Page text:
Devyani Khobragade Vs US Attorney Preet Bharara
The US has said that it will press ahead with prosecuting KhobragadeUS Government/Facebook

While the arrest of Devyani Khobragade is turning uglier every passing day with the US resolute on persecuting the diplomat, there seems to be no respite for questions on whether the entire issue could be seen as an absolute prejudicial treatment towards Indians.

New questions have begun emerging on why an Indian diplomat was arrested and meted out with humiliating treatment on a petty crime of underpaying a nanny, while the US did not dare to touch 49 Russian diplomats of similar stature who were reportedly apprehended for a high-profile 'Medicaid fraud', in which the highly placed diplomats and their wives used $1.5 million medical aid from the US government that they were not entitled for.

It cannot be said with certainity if it was a sheer chance or a well orchestrated plan to have Devyani arrested, only a week after it was evident that the Russian diplomats posted to New York City and their wives were accused of fraudulently applying for Medicaid benefits over the past nine years; an incident that Preet Bharara, the US attorney in Manhatten, went to the extent of calling "picking pockets in the host country."

The most important aspect of the story lies on what actually the US did to those diplomats who fraudulently availed federal health benefits program designed only for the needy and poor? It is perhaps not surprising any more that they did nothing to them for the simple reason that they were Russians. The US has a long history of being non-confrontational with Russia which still poses Cold War era threats to the country. So the question can thus be asked: Would Devyana Khobragade be arrested, handcuffed and strip-searched if she was a Russian?

The fraudulent practice of Russian diplomats was reported on 5 December, making quick headlines in the US mainstream press with the issue quickly fading like nothing happened. Mr. Bharara's news briefing was not even followed by an appearance of the defendants in court and none of those 49 fraudulent Russian diplomats' faces were shown.

Mr. Bharara candidly said that his office had been "advised" that the defendants all had "diplomatic immunity", and so none had been arrested. All that Mr. Bharara reportedly did was to follow the policy that required the departure of those individuals from the United States, the New York Times reported when the news first appeared.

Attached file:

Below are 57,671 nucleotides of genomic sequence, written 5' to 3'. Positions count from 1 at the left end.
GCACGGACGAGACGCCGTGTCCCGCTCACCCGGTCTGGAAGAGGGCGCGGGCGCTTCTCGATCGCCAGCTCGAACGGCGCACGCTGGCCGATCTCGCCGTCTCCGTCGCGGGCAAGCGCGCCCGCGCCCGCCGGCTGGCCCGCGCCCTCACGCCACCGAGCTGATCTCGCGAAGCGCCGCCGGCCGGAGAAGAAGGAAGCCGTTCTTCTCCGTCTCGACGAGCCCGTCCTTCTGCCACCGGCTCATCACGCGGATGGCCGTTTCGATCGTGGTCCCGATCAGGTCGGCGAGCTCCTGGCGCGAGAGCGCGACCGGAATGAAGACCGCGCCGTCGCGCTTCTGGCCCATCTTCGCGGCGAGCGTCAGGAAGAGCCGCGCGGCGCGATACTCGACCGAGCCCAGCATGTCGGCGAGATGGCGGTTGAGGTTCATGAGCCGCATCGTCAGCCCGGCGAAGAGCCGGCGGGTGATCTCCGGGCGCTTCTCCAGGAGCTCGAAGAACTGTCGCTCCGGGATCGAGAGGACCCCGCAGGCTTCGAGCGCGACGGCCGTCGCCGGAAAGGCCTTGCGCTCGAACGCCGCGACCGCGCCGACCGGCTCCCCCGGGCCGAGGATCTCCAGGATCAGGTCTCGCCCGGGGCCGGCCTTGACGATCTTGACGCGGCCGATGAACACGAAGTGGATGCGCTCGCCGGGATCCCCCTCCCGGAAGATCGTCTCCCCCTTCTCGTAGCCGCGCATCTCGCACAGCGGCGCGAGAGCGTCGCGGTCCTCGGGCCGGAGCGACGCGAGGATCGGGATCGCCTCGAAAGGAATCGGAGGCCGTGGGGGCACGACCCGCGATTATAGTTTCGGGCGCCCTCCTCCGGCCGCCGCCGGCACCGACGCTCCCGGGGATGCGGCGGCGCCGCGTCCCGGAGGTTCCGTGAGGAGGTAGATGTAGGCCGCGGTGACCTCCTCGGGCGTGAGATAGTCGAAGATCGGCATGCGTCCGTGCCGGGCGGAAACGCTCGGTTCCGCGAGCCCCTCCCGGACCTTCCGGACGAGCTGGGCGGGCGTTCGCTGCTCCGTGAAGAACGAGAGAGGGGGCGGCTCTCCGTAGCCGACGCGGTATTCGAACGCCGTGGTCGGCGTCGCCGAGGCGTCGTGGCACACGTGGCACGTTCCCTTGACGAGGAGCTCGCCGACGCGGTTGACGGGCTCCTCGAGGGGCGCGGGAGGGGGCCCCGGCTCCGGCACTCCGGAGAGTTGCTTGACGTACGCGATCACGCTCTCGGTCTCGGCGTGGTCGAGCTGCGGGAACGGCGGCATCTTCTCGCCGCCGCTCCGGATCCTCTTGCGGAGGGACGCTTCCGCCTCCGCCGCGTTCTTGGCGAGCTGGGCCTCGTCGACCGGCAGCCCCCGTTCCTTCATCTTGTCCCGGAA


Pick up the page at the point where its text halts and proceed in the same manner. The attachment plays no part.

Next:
Much to the dismay of several Indians, and to the contrary of what they did to the Russians, Khobragade was arrested by the US Department of State's Diplomatic Security Service in broad daylight at around 9:30am on 12 December after dropping off her daughters at school on 97th Street, Manhattan, New York. After her arrest, she was reportedly handcuffed, strip-searched, DNA swabbed and subjected to a cavity search. She was released at 4pm at the same day on a $250,000 bond after pleading not guilty and surrendering her passport.

The US would not have dared even touching the Russian diplomats while the Indian diplomat was not only handled with utmost indignity but was also denied the diplomatic immunity that she should have enjoyed like the Russian diplomats. US alleged that she had only "Consular immunity" and she is liable to be prosecuted, much to the outrage of New Delhi.

"The U.S. would not have dared to arrest a Chinese or Russian diplomat for a trifling offense, such as underpayment to a nanny," Brahma Chellaney, a well known geostrategist based in New Delhi said on a Facebook post.

"True, as a consulate-based diplomat, Khobragade enjoyed only limited diplomatic immunity under the 1963 Vienna Convention on Consular Relations. But this convention guarantees freedom from detention until trial and conviction, except for 'grave offenses.' Can a wage dispute qualify as a 'grave offense' warranting arrest and humiliation? Would the US tolerate similar treatment of one of its consular officers?" Chellaney said in an opinion piece in Project Syndicate. 

The social networking site has begun flooding with the new perspective of looking at Khobragate story in comparison with the Russian diplomats' fraud.

"As if this wasn't enough, they are planning to construe this as an act of human trafficking; in order to bring it within the exception of 'grave crime'. Surreal," Avin Chhangani responded to Chellaney's Facebook post.

"Why is stupid Indian media not questioning Americans on Russian diplomats' Medicaid fraud?" asked Sree Reddy responding to the post.

With the Khobragate incident threatening to pose a serious political rift between India and the US, the fact that the Indian diplomat was treated with prejudice in contrast to the Russian diplomats would be enough to underline the crippled US attitude towards Indians in general. Is there even a semblance of explanation that the US can give to this?